The idea of free markets is that competition keeps prices low and companies honest.
There's general agreement that competition in the energy market is the wrong side of feeble and today Ofgem, the regulator, moved to protect consumers from paying over the odds for the gas and electricity they buy.
People who switch energy supplier pay less. The price cap is aimed at those who don’t switch and are over-charged by their suppliers as a result.
Ofgem believes 11 million households and businesses will be £1 billion better off when it is introduced at the end of the year.
Which, of course, means energy suppliers are facing £1 billion in lost revenues. The Big Six suppliers made £900 million between them last year so, on the face of it, the cap will go some way to wiping out their profits.
But Ofgem doesn’t expect the energy suppliers to go out of business, nor do investors.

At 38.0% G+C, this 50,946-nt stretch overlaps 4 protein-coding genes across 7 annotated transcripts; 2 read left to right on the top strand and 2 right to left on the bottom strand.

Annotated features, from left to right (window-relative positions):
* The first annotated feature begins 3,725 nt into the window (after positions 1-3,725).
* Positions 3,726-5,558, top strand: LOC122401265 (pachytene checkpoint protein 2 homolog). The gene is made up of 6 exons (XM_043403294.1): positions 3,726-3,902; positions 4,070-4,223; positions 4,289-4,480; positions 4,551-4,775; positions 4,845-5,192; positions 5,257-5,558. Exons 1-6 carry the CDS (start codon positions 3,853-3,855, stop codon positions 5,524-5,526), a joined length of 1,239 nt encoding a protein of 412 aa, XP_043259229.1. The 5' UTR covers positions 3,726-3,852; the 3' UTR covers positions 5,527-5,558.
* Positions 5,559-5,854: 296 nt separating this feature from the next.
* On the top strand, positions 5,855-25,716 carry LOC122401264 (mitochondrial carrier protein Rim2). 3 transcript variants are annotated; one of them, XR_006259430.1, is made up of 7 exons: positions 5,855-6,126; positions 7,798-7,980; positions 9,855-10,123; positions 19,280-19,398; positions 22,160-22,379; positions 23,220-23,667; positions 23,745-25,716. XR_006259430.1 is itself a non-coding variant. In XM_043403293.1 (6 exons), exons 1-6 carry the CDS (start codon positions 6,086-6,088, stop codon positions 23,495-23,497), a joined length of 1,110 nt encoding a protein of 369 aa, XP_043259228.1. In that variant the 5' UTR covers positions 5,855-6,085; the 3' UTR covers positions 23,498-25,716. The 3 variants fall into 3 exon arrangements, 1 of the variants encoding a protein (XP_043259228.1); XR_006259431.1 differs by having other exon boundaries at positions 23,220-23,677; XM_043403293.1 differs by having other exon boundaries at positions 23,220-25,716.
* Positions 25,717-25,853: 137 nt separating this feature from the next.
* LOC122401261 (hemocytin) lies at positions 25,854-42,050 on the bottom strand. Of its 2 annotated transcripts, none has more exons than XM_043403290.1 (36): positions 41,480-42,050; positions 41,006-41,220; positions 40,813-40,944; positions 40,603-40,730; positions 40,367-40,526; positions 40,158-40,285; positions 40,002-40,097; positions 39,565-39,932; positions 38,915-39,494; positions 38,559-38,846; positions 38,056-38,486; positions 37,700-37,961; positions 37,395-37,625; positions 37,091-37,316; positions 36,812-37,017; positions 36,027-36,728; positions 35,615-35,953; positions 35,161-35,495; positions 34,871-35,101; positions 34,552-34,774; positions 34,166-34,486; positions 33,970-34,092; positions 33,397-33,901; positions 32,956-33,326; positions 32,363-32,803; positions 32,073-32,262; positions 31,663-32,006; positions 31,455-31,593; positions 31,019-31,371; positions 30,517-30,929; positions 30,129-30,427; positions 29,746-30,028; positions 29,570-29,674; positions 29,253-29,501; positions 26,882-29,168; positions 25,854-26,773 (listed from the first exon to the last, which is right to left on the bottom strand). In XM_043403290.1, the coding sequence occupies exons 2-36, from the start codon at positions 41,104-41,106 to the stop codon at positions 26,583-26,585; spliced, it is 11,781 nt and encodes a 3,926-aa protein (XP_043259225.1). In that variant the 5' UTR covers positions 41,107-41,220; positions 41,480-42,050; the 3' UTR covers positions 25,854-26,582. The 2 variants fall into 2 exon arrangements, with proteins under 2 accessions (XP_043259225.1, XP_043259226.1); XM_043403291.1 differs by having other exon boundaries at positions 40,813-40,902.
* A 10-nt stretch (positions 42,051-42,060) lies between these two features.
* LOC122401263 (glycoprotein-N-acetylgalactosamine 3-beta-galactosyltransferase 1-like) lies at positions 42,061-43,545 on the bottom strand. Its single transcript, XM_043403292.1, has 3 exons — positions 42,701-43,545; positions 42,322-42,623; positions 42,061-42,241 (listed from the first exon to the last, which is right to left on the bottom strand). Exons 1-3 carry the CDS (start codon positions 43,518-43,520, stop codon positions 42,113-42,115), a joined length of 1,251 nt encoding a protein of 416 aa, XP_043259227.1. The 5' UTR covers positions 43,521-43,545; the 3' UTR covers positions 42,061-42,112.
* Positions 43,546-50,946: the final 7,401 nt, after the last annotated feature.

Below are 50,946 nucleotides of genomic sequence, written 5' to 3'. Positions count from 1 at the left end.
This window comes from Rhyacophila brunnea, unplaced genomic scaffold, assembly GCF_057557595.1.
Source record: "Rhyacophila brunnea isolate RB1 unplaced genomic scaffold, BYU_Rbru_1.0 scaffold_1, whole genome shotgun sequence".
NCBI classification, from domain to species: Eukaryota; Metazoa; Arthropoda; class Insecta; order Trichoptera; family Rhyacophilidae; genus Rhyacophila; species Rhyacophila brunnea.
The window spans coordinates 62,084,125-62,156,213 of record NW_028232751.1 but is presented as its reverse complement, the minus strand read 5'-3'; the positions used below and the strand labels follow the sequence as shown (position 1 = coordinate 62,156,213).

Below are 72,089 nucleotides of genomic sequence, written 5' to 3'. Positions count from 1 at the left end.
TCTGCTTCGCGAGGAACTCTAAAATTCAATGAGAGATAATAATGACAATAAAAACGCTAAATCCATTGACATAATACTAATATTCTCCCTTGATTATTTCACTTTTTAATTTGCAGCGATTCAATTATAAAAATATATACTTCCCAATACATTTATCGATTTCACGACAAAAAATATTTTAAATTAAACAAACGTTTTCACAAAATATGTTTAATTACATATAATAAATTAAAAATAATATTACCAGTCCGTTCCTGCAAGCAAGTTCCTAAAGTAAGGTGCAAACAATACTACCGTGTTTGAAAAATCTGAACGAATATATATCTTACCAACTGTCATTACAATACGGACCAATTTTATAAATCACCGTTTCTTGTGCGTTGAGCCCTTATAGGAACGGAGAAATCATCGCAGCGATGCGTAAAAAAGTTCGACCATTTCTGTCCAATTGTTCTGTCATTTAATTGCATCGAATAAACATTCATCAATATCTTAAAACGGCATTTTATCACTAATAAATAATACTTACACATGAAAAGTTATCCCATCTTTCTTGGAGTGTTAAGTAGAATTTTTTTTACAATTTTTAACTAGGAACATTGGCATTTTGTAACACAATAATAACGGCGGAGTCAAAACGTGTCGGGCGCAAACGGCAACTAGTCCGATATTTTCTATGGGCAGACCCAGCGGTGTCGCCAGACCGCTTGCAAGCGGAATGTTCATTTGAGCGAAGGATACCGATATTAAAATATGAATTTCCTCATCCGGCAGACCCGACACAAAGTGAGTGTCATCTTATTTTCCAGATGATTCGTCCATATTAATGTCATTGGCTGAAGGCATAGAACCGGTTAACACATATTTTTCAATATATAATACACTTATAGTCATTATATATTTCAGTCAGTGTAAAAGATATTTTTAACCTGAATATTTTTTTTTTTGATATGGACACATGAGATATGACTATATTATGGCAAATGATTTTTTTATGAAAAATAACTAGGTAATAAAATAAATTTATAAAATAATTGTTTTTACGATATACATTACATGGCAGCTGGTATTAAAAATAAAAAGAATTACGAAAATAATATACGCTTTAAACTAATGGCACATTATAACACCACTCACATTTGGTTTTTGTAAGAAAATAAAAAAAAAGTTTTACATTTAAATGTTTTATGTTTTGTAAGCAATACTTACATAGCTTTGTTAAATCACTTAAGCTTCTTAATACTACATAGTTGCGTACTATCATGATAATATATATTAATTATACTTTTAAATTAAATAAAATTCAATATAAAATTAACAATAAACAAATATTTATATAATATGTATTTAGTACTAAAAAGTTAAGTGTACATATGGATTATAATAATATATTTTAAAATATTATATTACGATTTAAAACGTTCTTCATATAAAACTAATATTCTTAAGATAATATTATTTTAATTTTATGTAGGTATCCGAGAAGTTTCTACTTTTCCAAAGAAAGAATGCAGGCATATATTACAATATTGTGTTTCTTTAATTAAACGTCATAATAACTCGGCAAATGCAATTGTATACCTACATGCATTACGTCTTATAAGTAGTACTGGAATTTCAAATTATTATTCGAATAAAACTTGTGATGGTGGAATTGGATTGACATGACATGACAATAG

Two of Britain’s biggest suppliers, Centrica (which owns British Gas) and SSE, are listed on the stock market. The share prices of both companies rose after the price cap was announced this morning, suggesting it’s less severe than the market expected.
The cap will undoubtedly make selling gas and electricity to home and businesses less profitable in future but there’s still money to be made.
Ofgem expects energy suppliers to offset some of the decline in revenues by becoming more efficient - often a euphemism for laying off staff.
Ofgem says the cap means consumers can be confident they are always paying a fair price for their energy.
The regulator urges consumers to continue to shop around to save money but concedes that switching rates may well fall after the introduction of the cap, and that the price of fixed price deals may rise.
The price cap was announced by the prime minister last October. At the time the government urged Ofgem to introduce it quickly.
Energy suppliers threatened legal action and Ofgem played safe, waiting for legislation to be passed in July. Some will feel the regulator has been too timid.
Ofgem’s price cap is designed to protect the disengaged (often the elderly and/or those on low incomes) from being over-charged.
There’s a compelling argument that those who are engaged and shop around will be left worse off as a result, but the government takes the view that the current situation is so egregious it has to act.